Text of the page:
What was so elusive for so long is now almost commonplace.
A whole century passed between the time gravitational waves were predicted to when they were finally confirmed. But now, just two and a half years after that first announcement, suddenly we’re finding them four at a time. Scientists just laid out this discovery in a presentation at the Joint Space-Science Institute-Gravitational Wave Physics and Astronomy Workshop. and in two papers released on Arxiv.
Gravitational waves are distortions caused by energetic events in space. While they can be produced on a small scale, our current detection facilities, like the huge LIGO detector, are capable of detecting large events. The waves appear as ripples in the fabric of spacetime, not unlike what you’d see after dropping a large object in water. The most detectable ones come from the mergers of black holes with each other, or with neutron stars.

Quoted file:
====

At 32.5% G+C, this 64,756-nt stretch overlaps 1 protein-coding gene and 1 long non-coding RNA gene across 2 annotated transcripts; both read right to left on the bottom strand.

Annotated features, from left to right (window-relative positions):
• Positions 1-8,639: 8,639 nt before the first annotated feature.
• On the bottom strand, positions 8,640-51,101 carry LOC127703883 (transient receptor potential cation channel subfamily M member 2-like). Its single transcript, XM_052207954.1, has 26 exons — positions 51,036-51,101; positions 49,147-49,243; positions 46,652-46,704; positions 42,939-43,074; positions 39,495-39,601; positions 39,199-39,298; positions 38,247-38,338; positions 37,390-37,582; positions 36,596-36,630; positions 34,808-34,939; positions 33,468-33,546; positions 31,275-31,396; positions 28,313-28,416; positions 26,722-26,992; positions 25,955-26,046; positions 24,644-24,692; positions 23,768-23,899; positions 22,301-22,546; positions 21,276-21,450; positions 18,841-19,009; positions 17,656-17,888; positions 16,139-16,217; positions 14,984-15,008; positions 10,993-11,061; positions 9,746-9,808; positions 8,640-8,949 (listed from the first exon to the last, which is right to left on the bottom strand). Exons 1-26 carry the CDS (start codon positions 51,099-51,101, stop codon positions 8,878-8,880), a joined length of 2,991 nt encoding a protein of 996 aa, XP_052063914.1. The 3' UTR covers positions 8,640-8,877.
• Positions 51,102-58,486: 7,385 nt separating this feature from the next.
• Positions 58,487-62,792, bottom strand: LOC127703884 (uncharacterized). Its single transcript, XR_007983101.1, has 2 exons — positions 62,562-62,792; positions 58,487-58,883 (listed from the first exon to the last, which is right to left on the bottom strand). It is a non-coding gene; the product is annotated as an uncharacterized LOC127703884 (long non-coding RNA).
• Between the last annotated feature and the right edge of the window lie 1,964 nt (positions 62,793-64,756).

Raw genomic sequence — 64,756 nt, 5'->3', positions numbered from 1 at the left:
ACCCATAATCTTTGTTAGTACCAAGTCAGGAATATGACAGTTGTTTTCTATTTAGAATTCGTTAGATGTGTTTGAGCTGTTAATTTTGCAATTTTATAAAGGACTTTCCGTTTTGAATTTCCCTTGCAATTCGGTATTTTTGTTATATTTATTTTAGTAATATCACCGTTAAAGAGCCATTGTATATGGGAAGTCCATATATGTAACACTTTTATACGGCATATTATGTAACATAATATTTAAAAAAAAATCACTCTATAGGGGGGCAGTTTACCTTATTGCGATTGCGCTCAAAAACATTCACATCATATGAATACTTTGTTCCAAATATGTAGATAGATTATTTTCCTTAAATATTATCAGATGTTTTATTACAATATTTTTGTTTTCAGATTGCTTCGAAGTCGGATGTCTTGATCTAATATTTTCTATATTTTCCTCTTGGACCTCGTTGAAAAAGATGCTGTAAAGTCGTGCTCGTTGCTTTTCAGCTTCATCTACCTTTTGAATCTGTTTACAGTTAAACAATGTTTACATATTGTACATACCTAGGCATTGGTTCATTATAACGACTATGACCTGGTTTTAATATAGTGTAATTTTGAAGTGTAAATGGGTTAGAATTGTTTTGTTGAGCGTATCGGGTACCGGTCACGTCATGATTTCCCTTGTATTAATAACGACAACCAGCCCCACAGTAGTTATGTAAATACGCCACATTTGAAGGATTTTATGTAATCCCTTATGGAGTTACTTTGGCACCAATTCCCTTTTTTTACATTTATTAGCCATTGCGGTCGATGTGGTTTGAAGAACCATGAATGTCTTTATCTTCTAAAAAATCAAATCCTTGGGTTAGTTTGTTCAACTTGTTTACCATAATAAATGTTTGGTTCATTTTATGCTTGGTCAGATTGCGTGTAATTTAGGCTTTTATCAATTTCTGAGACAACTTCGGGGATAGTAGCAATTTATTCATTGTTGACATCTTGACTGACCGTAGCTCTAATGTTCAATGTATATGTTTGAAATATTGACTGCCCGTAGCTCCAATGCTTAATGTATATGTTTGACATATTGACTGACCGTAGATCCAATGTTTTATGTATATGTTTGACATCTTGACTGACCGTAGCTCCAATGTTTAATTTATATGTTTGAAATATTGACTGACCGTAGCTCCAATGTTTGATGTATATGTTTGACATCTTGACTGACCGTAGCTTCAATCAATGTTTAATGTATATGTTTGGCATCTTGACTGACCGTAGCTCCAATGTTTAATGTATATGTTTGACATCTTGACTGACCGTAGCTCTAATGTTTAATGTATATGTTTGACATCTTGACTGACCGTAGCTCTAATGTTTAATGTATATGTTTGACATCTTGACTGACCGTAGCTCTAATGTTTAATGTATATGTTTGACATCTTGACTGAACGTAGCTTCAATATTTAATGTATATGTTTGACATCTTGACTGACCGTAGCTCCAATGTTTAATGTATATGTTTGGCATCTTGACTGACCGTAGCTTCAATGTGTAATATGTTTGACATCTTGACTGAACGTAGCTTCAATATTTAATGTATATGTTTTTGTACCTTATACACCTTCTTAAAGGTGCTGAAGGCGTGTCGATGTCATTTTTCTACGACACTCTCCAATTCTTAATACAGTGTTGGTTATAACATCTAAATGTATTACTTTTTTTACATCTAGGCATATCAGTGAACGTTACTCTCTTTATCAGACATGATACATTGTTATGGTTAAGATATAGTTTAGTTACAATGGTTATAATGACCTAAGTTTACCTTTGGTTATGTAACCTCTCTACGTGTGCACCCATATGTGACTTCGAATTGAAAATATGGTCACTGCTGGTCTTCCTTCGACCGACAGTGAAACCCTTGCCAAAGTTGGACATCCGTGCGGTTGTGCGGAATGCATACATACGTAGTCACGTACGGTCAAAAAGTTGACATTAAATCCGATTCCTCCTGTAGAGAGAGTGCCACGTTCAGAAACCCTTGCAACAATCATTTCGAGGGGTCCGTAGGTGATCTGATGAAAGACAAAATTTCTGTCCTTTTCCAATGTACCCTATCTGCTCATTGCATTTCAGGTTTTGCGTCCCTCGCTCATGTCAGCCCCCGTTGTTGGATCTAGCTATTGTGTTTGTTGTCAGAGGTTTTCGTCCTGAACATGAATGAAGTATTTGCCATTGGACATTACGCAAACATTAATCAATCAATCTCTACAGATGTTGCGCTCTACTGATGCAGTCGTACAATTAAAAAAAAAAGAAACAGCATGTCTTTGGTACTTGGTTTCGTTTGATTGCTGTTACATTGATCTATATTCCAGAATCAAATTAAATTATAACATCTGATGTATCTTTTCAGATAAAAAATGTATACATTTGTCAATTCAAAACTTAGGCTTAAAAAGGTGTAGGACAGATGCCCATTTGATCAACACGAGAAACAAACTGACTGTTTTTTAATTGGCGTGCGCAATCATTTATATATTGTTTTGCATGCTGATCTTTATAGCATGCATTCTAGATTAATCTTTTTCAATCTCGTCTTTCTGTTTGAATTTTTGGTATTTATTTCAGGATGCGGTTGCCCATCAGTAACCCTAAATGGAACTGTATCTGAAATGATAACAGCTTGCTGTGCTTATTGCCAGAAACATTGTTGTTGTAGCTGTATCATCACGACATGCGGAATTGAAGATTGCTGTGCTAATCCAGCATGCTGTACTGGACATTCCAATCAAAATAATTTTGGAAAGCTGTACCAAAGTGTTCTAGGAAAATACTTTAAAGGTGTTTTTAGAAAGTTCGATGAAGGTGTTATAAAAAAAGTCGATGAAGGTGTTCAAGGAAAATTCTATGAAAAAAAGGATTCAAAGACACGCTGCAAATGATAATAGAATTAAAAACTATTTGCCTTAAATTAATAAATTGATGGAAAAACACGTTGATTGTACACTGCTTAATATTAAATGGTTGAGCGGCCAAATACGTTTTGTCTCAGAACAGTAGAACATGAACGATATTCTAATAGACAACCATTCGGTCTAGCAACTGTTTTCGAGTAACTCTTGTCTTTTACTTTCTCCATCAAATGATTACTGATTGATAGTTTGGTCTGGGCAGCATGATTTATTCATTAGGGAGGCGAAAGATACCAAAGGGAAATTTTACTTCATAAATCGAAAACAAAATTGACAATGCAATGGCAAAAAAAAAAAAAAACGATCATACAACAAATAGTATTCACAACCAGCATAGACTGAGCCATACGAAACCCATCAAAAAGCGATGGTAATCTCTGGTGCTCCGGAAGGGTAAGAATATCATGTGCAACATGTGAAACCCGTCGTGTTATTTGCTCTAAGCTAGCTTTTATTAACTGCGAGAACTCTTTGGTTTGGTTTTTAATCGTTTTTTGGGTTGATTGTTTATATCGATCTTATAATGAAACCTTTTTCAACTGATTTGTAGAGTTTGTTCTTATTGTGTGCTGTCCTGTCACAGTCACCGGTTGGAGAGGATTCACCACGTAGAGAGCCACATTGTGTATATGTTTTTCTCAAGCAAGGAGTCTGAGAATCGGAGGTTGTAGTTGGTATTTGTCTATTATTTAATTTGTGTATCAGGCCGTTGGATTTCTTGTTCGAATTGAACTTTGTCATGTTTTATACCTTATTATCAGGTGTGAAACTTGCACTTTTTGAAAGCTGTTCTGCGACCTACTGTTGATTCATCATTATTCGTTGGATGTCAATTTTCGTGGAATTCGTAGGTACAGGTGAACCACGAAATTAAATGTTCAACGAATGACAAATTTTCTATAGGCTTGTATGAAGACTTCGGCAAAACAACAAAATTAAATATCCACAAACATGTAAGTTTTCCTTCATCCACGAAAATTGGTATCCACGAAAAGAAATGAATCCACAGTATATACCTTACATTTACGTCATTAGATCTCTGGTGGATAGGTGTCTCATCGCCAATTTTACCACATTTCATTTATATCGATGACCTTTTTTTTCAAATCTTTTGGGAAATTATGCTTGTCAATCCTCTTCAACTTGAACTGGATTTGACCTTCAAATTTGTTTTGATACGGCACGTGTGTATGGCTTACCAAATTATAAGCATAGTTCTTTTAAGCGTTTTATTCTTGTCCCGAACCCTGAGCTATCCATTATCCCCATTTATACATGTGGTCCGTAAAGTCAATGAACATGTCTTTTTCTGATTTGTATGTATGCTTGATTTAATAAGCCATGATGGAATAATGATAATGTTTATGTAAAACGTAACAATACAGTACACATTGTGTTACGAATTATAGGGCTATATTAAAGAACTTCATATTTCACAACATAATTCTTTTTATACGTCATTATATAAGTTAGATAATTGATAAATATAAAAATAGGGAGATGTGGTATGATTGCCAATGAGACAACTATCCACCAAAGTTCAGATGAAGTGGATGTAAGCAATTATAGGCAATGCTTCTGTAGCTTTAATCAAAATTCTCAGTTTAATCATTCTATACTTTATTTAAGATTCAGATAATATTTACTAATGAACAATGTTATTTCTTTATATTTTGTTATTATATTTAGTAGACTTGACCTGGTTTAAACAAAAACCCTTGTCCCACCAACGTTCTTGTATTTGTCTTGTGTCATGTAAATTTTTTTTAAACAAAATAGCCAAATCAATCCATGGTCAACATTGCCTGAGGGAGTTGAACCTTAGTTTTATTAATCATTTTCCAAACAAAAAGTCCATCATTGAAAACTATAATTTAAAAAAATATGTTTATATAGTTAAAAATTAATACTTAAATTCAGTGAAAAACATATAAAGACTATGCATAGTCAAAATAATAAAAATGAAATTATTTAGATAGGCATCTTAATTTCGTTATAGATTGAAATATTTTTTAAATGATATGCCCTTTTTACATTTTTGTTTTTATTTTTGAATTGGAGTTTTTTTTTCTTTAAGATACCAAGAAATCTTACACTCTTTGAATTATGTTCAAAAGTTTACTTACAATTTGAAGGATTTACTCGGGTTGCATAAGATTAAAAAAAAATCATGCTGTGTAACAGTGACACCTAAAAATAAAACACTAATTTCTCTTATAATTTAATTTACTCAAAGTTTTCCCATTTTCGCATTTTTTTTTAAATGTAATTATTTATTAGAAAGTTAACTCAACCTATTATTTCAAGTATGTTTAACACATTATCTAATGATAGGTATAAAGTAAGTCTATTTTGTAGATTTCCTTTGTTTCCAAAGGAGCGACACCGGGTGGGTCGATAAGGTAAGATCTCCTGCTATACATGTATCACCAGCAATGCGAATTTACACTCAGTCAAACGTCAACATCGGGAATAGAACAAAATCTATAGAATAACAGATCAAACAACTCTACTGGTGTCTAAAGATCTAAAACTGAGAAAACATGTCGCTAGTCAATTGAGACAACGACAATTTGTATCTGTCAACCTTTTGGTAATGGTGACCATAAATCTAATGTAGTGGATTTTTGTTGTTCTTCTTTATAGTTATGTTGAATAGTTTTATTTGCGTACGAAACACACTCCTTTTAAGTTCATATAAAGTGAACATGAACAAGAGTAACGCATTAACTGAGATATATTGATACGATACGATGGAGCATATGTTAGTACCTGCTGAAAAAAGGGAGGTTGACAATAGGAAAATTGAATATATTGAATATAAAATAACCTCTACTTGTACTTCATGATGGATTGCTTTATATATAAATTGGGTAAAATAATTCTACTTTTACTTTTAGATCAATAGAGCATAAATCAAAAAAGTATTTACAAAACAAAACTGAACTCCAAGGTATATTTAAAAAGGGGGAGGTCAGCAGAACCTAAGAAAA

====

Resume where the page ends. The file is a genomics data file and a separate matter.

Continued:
One of the just-seen mergers (officially called GW170817) is believed to be a merger between two neutron stars. Researchers pinpointed the location of that merger and watched some of it take place in the visible spectrum, providing independent corroboration of the merger. To date, no such mergers have conclusively been detected, though it’s possible the famous “kilonova” detection discovered last year involved two neutron stars. (Many researchers believe, however, that one of the objects in that merger was a black hole.)
These new papers have not yet been published in a journal, and they’re still being investigated by the scientific community. However, if they become widely accepted, they would mean scientists have made nearly a dozen observations of gravitational waves so far. As LIGO grows more sensitive, even more are on the way.